Source: NYC Watershed Teachers and Watershed Agricultural Council
In January, 2015, teachers gathered at the American Museum of Natural History in NYC to develop teaching materials to help guide student discovery of watershed forestry themes in the museum’s permanent exhibits. As you plan your visit to the museum (free for NYC students!), review these Exhibit Guides for ideas about high-engagement activities for your students to complete before, during and after the fieldtrip.
15) Bronx River Virtual Tour
Source: NYC Parks Department
Watch a brief video introduction about the Bronx River and then navigate to different points along the river to view 360-degree views of the environment. The Bronx River begins at the outlet of the Kensico Reservoir and Dam, which is part of the NYC drinking water supply system. Use the tour to make observations about different types of riparian (stream-side) ecosystems, amounts of vegetation and levels of human impact. Guide students to make predictions water quality, pollution sources and levels, stream health, and stewardship activities along the river. Contact the Bronx River Alliance for additional resources.
16) National Tree Benefit Calculator – The Value of a Single Tree
Source: Casey Trees and Davey Tree Expert Co.
Enter the species and diameter at breast height of a street tree and the calculator gives a detailed and highly accessible breakdown of the tree’s monetary benefit including storm water, energy savings (trees help cool the environment), air quality, CO2, and property value.
17) 4-H Virtual Forest
Source: Virginia Cooperative Extension
The 4-H Virtual Forest provides youth with an interactive web-based learning experience that introduces the concepts of forest management to young people ages 9 -13 through the topics of photosynthesis, tree identification, forest measurements, trees as renewable resources, timber harvesting, forest succession, and the impact of human development on forested ecosystems.
18) Virtual Forest Initiative
Source: Black Rock Forest Consortium
Black Rock Forest Consortium and Columbia University developed this suite of web-based learning modules for undergraduates (topics: paleoecology, plant physiological ecology, and forest sampling methods) and for grades 8-12 (topics: water chemistry and mammals and habitats). Modules allows students to investigate real data sets and do online graphing, data analysis and comparison.
19) Tree Rings Simulations
Source: UCAR Center for Science Education
Two online simulation activities help students understand what tree rings can tell us about climate conditions in the past. In the Tree Ring Simulation – Dendrochronology, adjust moisture and temperature variables to affect tree ring growth. In the Tree Rings and Climate Timeline Simulation, line up tree ring patterns from many sources to reveal temperatures in the past.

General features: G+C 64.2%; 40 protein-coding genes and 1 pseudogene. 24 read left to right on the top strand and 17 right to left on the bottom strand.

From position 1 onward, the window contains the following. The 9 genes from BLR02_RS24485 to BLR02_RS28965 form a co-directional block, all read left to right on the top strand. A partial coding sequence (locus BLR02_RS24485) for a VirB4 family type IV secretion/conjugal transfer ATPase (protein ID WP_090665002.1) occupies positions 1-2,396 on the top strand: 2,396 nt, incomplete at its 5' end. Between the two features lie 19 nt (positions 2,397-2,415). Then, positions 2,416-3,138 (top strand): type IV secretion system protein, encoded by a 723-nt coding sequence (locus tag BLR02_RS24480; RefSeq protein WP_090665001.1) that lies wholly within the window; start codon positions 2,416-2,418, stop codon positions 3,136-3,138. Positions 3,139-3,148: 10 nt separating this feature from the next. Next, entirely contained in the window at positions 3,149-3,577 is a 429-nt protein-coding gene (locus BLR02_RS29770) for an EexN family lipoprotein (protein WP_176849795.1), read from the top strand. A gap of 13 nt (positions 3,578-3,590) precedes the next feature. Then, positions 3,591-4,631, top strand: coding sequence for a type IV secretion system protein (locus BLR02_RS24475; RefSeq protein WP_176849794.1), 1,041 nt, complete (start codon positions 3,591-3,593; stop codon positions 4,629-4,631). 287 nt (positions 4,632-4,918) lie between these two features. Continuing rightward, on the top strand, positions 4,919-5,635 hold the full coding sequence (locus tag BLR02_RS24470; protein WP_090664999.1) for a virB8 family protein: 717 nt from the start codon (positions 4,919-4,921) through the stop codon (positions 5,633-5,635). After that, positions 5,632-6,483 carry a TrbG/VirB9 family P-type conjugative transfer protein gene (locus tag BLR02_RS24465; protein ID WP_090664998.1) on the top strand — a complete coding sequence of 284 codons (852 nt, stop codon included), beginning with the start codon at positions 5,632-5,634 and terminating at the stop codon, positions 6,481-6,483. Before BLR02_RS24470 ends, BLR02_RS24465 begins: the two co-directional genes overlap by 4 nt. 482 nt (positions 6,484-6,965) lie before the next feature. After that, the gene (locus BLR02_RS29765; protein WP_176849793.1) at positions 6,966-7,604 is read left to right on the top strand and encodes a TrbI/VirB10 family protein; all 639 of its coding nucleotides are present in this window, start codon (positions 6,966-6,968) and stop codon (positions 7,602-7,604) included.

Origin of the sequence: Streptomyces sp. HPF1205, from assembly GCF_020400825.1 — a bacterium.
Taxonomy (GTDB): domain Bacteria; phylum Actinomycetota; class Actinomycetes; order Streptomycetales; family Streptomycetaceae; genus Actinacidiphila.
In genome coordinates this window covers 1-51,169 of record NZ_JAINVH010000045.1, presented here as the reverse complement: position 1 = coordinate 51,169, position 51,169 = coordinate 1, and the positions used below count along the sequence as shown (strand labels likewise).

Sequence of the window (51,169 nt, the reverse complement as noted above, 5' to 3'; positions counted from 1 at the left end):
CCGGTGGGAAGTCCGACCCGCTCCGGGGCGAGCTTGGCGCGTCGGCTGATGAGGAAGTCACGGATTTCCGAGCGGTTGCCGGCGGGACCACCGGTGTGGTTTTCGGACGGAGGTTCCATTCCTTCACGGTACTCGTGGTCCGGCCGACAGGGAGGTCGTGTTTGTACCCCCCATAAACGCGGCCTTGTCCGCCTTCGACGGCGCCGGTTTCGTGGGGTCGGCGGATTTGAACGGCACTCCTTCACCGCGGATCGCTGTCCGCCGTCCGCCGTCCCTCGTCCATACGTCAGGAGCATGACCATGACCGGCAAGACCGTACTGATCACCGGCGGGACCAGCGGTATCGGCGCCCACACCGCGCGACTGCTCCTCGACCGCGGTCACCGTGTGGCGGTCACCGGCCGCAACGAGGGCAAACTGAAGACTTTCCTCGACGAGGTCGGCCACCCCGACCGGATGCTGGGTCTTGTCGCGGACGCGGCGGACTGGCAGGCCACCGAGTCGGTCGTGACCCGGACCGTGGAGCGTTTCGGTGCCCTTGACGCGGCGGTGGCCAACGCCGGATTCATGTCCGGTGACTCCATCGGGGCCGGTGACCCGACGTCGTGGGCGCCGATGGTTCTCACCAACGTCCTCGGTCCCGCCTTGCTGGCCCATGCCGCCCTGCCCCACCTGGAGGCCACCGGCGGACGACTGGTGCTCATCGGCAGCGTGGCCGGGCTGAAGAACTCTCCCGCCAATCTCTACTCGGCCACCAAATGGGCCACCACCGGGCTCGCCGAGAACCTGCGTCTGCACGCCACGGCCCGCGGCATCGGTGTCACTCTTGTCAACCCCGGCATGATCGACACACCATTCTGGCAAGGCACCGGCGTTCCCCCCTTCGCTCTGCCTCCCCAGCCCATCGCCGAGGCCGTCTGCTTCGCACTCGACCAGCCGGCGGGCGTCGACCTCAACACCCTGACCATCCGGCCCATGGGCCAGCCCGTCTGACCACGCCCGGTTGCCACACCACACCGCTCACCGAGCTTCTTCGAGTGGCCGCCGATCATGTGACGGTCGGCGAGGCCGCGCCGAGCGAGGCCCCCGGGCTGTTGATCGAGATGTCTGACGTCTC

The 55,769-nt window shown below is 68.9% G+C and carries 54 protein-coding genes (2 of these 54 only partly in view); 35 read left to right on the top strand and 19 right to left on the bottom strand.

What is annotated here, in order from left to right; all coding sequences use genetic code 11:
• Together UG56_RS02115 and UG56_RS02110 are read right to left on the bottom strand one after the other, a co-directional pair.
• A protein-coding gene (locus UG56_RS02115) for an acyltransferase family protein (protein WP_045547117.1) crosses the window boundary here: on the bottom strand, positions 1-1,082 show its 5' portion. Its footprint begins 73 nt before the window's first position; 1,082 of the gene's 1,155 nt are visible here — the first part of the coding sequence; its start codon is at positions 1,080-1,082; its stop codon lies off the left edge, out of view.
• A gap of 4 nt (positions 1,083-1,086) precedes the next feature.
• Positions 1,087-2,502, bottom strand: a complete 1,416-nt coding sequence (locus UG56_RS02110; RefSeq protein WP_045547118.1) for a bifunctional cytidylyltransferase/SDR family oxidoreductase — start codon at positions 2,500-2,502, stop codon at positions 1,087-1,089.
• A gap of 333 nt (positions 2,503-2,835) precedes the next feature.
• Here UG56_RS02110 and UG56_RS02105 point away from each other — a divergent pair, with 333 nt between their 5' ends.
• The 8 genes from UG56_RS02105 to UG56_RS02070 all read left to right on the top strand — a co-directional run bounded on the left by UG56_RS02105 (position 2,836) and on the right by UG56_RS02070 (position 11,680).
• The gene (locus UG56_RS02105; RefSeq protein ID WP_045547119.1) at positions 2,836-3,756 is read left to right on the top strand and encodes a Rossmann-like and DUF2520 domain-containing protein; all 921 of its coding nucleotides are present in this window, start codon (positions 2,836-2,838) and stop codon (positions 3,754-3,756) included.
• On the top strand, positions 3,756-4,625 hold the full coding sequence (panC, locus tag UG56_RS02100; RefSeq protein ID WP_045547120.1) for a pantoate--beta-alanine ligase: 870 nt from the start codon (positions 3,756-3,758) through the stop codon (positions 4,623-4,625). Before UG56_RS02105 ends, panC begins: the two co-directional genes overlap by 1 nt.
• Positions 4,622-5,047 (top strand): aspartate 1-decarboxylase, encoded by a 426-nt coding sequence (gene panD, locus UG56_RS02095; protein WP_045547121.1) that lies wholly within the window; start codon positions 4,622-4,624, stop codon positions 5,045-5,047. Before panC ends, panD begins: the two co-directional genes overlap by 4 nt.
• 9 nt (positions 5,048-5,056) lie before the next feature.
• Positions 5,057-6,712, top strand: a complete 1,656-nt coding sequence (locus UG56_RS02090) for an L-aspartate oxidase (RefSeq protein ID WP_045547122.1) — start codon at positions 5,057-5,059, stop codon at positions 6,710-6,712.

20) The NYC Street Tree Map
Source: NYC Department of Parks & Recreation
This online interactive map brings New York City’s urban forest to your fingertips. For the first time, you have access to information about every street tree in New York City. Learn about the trees that make up our city’s urban forest, understand the benefits of trees for water, air and carbon sequestration and see calculations for the ecological benefits of city trees, mark trees as favorites and share them with your friends, and record and share all of your caretaking and tree stewardship activities.
21) Activity: The Numbered Forest
Source: Green Teacher
Numbering trees in the schoolyard or in a nearby woodland opens the door to a variety of activities.
22) Activity: Tree Care Handbook
Source: The New York Restoration Project
Start caring for your local trees with the help of this clear and comprehensive guide for urban tree care that is appropriate for students. The guide covers the basics of tree anatomy, tree ID, tree threats and tree care in New York City.
23) Activity: Tree Jeopardy Game (8-12th grades)
Source: Scituate Reservoir Watershed Education Program, Rhode Island
Student teams compete in a classic Jeopardy-style game. Questions reinforce forestry concepts in a fun way that will encourage critical thinking and inspire an effective, well-informed poster
24) Parts-to-Whole: Terrific Trees (Lesson Plan & Student Worksheet)
Source: Taura McMeekin, P.S. 164
In this lesson, students will act out the anatomy of a tree in order to understand the structure and function of the different parts of a tree. Try challenging students to summarize the different ways that water is used and transported by different tree parts. Connect these observations to watershed forestry, since it’s the function of trees that filters and cleans the water in a watershed.
25) Lesson Archive: Trout in the Classroom Online Lesson Archive
Source: Trout in the Classroom
Trout in the Classroom teachers have uploaded their favorite lessons related to the Trout in the Classroom experience, including different subject areas like science, math, social studies, and language arts. Browse by subject and by topic.
26) Stream Macroinvertebrate ID Cards
Source: DCMO BOCES